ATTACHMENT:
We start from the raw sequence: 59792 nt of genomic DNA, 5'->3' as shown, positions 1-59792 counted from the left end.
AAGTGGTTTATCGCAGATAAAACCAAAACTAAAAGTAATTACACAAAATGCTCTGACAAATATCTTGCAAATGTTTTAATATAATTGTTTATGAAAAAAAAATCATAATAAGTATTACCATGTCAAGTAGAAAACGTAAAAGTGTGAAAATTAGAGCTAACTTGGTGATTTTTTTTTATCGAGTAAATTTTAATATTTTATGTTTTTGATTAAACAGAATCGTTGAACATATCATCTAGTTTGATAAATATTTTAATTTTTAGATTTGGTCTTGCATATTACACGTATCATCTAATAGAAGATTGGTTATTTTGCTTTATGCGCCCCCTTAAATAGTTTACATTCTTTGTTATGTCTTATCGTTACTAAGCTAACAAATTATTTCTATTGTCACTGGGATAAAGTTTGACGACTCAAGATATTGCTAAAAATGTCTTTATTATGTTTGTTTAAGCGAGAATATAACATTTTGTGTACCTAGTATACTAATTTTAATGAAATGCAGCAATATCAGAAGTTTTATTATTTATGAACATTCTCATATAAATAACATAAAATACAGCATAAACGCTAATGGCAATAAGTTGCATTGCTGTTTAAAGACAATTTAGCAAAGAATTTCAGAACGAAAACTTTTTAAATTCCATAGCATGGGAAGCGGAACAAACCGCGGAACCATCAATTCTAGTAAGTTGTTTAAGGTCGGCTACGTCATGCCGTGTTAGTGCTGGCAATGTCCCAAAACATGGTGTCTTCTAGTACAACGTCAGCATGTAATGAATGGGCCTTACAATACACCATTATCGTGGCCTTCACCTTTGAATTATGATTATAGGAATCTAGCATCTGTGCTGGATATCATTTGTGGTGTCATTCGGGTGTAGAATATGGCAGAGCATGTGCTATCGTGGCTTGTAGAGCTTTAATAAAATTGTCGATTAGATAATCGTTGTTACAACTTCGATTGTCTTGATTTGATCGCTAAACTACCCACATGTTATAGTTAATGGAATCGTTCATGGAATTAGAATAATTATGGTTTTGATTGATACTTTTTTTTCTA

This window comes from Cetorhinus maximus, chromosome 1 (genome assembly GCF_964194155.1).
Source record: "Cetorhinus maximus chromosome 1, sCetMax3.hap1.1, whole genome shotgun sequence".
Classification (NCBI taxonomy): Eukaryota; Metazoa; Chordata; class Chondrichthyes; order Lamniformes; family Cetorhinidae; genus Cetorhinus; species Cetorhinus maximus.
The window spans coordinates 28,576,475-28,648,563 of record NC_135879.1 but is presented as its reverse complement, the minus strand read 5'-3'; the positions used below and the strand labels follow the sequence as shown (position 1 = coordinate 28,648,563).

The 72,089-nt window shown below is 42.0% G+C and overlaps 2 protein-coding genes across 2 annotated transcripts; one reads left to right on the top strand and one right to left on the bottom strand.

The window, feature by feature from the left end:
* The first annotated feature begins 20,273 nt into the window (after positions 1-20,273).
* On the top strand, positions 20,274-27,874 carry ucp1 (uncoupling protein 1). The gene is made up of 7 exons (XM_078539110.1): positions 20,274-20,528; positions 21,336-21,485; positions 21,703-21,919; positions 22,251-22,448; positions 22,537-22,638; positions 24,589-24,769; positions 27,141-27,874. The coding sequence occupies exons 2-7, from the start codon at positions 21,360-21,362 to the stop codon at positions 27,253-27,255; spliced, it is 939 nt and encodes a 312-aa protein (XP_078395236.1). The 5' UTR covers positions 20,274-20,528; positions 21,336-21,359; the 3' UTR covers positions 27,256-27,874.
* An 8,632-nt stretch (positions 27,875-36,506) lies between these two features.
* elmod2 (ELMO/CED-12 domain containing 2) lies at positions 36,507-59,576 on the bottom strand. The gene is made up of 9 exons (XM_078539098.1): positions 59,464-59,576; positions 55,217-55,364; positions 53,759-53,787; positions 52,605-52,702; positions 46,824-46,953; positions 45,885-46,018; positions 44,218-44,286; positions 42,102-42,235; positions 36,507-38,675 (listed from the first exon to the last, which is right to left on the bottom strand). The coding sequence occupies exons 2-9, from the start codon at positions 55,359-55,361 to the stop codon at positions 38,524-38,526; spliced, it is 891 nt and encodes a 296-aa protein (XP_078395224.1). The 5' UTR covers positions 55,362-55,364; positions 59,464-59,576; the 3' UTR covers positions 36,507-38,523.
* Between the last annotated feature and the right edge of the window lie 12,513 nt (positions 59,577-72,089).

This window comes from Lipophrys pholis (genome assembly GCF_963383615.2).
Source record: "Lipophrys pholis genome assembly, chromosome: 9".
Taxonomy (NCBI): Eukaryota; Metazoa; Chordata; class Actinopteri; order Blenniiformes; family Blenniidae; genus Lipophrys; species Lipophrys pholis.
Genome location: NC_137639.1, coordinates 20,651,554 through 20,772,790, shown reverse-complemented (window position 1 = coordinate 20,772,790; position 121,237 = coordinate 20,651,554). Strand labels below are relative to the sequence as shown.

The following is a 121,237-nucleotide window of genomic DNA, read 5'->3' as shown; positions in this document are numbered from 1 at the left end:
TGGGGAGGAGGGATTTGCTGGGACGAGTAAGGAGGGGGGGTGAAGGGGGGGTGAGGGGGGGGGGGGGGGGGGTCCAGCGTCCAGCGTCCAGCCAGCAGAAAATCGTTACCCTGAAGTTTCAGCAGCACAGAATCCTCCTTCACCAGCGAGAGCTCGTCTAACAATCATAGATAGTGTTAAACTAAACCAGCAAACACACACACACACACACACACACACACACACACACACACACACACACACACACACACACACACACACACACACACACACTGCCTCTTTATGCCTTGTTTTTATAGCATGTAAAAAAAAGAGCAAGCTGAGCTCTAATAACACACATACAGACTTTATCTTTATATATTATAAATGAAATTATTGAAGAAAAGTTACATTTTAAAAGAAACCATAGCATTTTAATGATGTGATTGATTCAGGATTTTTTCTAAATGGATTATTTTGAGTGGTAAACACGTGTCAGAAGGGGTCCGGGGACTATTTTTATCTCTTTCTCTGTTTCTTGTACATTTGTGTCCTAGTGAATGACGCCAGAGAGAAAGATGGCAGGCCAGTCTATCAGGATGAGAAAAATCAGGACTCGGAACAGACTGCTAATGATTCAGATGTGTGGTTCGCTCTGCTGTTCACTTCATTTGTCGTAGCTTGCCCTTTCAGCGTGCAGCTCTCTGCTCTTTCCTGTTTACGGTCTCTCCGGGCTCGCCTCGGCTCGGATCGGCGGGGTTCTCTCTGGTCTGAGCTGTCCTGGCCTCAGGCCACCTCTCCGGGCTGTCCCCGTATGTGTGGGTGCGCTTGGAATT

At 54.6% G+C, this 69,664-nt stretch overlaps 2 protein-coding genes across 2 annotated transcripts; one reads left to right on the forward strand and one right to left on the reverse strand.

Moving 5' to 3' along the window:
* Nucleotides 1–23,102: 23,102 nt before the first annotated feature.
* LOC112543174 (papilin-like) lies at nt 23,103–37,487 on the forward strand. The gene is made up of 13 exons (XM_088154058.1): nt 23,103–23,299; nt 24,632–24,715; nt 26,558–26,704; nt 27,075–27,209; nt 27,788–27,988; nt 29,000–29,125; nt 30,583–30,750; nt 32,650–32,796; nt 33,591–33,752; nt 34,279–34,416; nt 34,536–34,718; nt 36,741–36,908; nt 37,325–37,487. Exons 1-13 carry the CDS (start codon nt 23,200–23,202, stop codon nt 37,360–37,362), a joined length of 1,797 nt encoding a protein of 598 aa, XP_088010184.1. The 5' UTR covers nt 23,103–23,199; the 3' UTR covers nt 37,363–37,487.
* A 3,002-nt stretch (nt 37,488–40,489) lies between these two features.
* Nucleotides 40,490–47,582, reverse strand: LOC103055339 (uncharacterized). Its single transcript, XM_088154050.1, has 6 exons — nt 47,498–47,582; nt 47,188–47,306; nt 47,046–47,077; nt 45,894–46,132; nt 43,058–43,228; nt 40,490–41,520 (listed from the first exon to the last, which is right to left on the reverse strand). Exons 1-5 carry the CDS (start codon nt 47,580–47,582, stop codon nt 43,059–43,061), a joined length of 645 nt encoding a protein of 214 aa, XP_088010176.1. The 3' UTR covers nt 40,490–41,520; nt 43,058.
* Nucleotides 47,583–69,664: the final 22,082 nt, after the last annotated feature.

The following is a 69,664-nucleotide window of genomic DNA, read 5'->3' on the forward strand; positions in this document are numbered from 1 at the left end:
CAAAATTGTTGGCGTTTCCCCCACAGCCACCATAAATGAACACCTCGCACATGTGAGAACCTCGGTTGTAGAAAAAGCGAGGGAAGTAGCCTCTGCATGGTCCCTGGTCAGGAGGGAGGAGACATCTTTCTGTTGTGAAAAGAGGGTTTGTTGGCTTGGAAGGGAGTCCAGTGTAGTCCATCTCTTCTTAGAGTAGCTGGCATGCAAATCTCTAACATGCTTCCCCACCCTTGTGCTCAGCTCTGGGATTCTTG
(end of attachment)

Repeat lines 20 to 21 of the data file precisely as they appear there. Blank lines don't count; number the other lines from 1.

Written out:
At 54.6% G+C, this 69,664-nt stretch overlaps 2 protein-coding genes across 2 annotated transcripts; one reads left to right on the forward strand and one right to left on the reverse strand.

Moving 5' to 3' along the window: